On a number of occasions in the Bible, we read of people who died and are then resurrected. Elijah raised the widow of Zarephath’s son (I Kings 17). A unique resurrection was when the un-named man died and because of need of haste, he was thrown into the sepulchre of Elisha and immediately stood up on his feet (II Kings 13). There were several resurrections performed by Jesus. He raised Jairus’ daughter (Mark 5), the widow of Nain’s son (Luke 7) and of course we all remember Jesus saying, “Lazarus, come forth” (John 11:43) and Lazarus, the brother of Mary and Martha walked out of the tomb after being dead four days. After Jesus had ascended to heaven, the apostle Peter raised a woman named Tabitha and called Dorcas in the city of Joppa (Acts 9). In all of these cases, a person who had died physically was brought back to life. James pointed out that the body without the spirit is dead (James 2:26). There had been a separation of the two in each of these cases.
Of course, the most well known of all the resurrections in the Bible is that of Jesus Christ Himself. Peter wrote that, “Christ also hath once suffered for sins, the just for the unjust, that he might bring us to God, being put to death in the flesh, but quickened by the Spirit” (I Pet. 3:18). Though all those other resurrections certainly exhibit the power of God and the authenticity of those prophets and apostles, the resurrection of Jesus Christ from the dead is of vastly more importance to us. The entirety of the Christian system is based upon the fact that Jesus Christ was resurrected from the dead. The validity of Christianity is dependent upon that empty tomb. The apostle Paul in his letter to the Corinthians stated, “For I delivered unto you first of all that which I also received, how that Christ died for our sins according to the scriptures; And that he was buried, and that he arose again the third day according to the scriptures”…”And if Christ be not risen, then is our preaching vain, and your faith is also vain” (I Cor. 15:3-4, 14). To the Romans Paul wrote, “Concerning his Son Jesus Christ our Lord, which was made of the seed of David according to the flesh; And declared to be the Son of God with power, according to the spirit of holiness, by the resurrection from the dead” (Rom. 1:4). Needless to say, much more could be said of the death, burial and resurrection of the Lord but this will have to suffice for now.
There is another resurrection spoken of in the word of God that we often refer to as “the great resurrection”. No resurrection could be greater in importance than that of Jesus as we have just noticed, but this resurrection is great in number resurrected. The resurrection we speak of now is that of the resurrection on the day of judgment. Jesus said, “For as the Father hath life in himself; so hath he given to the Son to have life in himself; And hath given him authority to execute judgment also, because he is the Son of man. Marvel not at this: for the hour is coming, in the which all that are in the graves shall hear his voice, And shall come forth; they that have done good, unto the resurrection of life; and they that have done evil, unto the resurrection of damnation” (John 5:26-29). When the judgment takes place, “all shall appear before the judgment seat of Christ” (II Cor. 5:10). Every person who has ever lived will be resurrected at this time.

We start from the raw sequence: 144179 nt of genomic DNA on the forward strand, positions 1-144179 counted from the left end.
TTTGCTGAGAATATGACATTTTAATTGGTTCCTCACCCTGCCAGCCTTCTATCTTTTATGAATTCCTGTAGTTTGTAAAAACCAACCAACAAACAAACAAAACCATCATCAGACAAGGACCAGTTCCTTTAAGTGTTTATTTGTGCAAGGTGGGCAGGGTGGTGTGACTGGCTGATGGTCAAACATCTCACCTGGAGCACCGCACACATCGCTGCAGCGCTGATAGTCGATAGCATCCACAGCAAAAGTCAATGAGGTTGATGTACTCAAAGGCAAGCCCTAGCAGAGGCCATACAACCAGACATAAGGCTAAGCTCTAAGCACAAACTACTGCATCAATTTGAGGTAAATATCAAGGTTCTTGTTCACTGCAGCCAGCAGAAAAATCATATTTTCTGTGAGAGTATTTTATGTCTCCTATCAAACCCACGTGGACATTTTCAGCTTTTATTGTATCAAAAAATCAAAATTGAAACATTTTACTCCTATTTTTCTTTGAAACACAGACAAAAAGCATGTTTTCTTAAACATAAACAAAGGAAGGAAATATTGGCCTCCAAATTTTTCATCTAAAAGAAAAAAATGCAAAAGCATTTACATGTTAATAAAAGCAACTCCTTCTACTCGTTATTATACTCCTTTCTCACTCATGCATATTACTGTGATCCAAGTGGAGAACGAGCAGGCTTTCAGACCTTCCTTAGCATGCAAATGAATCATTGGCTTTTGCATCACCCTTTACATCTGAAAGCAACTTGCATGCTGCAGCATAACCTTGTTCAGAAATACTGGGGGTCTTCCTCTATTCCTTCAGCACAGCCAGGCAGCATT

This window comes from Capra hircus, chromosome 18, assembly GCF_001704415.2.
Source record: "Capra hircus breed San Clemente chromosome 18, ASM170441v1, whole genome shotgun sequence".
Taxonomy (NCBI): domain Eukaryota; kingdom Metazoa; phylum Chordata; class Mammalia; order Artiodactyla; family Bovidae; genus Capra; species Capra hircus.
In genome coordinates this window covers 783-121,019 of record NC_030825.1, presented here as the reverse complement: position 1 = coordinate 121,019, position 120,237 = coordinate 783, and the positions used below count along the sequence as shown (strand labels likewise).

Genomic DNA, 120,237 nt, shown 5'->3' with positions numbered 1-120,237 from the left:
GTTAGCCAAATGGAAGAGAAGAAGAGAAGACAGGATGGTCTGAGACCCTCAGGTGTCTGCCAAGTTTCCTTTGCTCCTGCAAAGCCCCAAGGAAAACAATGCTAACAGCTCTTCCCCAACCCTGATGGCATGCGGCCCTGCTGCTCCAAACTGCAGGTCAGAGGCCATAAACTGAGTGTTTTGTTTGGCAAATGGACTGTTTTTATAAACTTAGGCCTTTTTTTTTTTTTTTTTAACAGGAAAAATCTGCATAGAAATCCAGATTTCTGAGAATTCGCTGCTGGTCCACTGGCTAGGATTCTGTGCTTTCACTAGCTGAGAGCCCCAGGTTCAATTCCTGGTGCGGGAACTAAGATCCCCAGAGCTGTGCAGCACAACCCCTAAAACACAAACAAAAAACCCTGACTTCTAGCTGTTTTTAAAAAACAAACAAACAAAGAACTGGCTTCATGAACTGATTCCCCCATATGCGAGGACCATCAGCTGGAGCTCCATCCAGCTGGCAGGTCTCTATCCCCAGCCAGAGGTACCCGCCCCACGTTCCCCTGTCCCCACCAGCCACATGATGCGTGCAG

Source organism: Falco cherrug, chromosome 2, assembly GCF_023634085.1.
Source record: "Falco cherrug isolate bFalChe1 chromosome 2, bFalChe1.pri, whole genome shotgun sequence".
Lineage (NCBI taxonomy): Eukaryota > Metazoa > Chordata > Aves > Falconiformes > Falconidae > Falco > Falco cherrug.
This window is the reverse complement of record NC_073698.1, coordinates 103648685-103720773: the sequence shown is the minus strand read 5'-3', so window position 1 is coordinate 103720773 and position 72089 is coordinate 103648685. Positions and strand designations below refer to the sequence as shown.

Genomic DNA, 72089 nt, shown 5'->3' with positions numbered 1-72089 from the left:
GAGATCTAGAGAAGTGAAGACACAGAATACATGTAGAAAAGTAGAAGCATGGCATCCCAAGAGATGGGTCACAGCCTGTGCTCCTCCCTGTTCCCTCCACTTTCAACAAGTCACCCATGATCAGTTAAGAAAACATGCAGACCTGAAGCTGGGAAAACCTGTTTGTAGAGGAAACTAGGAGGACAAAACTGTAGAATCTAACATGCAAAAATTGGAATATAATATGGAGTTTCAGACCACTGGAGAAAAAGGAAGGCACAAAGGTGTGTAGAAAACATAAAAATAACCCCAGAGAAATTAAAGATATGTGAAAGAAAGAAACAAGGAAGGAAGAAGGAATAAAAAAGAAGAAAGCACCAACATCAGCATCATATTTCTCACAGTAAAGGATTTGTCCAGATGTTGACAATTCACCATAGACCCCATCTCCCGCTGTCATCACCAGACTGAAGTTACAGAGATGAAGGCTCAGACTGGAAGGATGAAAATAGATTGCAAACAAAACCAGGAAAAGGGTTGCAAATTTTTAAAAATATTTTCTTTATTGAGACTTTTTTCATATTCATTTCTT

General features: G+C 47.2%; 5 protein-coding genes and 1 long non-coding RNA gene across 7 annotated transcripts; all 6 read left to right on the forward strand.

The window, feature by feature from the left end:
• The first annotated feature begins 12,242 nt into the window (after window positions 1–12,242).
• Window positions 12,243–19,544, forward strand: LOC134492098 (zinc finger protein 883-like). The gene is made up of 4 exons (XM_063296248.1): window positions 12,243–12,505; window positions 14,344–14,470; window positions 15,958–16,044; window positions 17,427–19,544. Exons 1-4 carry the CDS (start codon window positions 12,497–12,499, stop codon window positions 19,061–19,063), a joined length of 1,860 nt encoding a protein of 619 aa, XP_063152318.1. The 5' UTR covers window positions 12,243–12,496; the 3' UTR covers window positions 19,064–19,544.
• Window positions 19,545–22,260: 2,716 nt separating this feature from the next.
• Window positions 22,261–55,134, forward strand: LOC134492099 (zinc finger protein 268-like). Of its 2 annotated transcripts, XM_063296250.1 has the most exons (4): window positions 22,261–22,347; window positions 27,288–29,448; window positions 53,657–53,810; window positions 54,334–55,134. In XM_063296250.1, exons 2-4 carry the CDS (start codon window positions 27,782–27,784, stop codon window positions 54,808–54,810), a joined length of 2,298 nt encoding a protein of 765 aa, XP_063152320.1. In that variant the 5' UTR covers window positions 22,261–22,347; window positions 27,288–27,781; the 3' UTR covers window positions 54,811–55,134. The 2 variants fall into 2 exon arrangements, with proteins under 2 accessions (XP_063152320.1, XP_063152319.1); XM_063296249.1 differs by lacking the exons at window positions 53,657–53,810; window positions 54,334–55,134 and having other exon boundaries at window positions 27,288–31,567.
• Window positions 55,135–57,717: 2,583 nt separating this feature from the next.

There is yet one more resurrection we wish to consider. This is the resurrection of a child of God. To the Ephesians Paul wrote, “And you hath he quickened, who were dead in trespasses and sins”…”Even when we were dead in sins, hath quickened us together with Christ, (by grace ye are saved;) And hath raised us up together…” (Eph. 2:1, 5-6). As with all resurrections, there must first be a death. Whereas one is dead in sin, he must die to sin. Paul asked, “How shall we, that are dead to sin, live any longer therein” (Rom. 6:2). Though there was no burial with several of those mentioned in the first paragraph, with others, including Jesus, there was a burial. We too must be buried. Paul wrote, “Know ye not, that so many of us as were baptized into Jesus Christ were baptized into his death? Therefore we are buried with him by baptism into death…” (Rom. 6:3-4). To the Colossians Paul wrote, “Buried with him in baptism…” (Col. 2:12). This is when the resurrection occurs. One is raised from that watery grave as a new creature in Christ and to walk in newness of life. Paul said, “…that like as Christ was raised up from the dead by the glory of the Father, even so we also should walk in newness of life. For if we have been planted together in the likeness of his death, we shall be also in the likeness of his resurrection” (Rom. 6:4-5). He also said, “If ye then be risen with Christ, seek those things which are above, where Christ sitteth on the right hand of God” (Col. 3:1). One is baptized “into Christ” (Rom. 6:3; Gal. 3:27). It is at this point that one is “in Christ” and is resurrected as a child of God. Paul said, “…if any man be in Christ, he is a new creature: old things are passed away; behold, all things are become new” (II Cor. 5:17). When one has obeyed from the heart that form of doctrine which was delivered you, he is then made free from sin, and become the servants of righteousness
Robert Oliver is pastor of The Church of Christ and a long-time columnist for The Sampson Independent. Send any questions or comments to: [email protected]